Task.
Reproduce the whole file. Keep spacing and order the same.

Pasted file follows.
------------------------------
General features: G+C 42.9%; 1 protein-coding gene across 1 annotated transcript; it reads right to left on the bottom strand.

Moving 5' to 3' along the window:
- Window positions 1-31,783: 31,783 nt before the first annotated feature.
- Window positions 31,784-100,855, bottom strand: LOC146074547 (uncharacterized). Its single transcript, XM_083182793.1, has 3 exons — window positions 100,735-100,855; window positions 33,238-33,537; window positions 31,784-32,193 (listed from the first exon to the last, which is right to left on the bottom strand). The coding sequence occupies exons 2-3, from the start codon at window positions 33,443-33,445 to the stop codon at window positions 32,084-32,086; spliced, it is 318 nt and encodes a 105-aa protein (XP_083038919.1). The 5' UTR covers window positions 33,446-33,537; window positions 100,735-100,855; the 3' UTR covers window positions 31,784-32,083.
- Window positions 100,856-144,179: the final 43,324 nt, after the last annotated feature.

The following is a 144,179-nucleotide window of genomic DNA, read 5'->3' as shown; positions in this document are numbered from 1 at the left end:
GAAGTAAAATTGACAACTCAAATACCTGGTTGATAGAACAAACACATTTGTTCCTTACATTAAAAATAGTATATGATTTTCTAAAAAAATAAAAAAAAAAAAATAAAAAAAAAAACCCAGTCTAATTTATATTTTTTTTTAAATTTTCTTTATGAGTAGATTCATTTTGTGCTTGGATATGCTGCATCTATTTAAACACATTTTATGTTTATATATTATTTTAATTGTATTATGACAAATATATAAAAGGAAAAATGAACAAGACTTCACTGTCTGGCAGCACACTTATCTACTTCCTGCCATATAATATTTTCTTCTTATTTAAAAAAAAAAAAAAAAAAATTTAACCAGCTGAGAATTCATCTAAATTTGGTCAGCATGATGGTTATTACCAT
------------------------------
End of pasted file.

General features: G+C 42.9%; 1 protein-coding gene across 1 annotated transcript; it reads right to left on the bottom strand.

Moving 5' to 3' along the window:
- Window positions 1-31,783: 31,783 nt before the first annotated feature.
- Window positions 31,784-100,855, bottom strand: LOC146074547 (uncharacterized). Its single transcript, XM_083182793.1, has 3 exons — window positions 100,735-100,855; window positions 33,238-33,537; window positions 31,784-32,193 (listed from the first exon to the last, which is right to left on the bottom strand). The coding sequence occupies exons 2-3, from the start codon at window positions 33,443-33,445 to the stop codon at window positions 32,084-32,086; spliced, it is 318 nt and encodes a 105-aa protein (XP_083038919.1). The 5' UTR covers window positions 33,446-33,537; window positions 100,735-100,855; the 3' UTR covers window positions 31,784-32,083.
- Window positions 100,856-144,179: the final 43,324 nt, after the last annotated feature.

The following is a 144,179-nucleotide window of genomic DNA, read 5'->3' as shown; positions in this document are numbered from 1 at the left end:
GAAGTAAAATTGACAACTCAAATACCTGGTTGATAGAACAAACACATTTGTTCCTTACATTAAAAATAGTATATGATTTTCTAAAAAAATAAAAAAAAAAAAATAAAAAAAAAAACCCAGTCTAATTTATATTTTTTTTTAAATTTTCTTTATGAGTAGATTCATTTTGTGCTTGGATATGCTGCATCTATTTAAACACATTTTATGTTTATATATTATTTTAATTGTATTATGACAAATATATAAAAGGAAAAATGAACAAGACTTCACTGTCTGGCAGCACACTTATCTACTTCCTGCCATATAATATTTTCTTCTTATTTAAAAAAAAAAAAAAAAAAATTTAACCAGCTGAGAATTCATCTAAATTTGGTCAGCATGATGGTTATTACCAT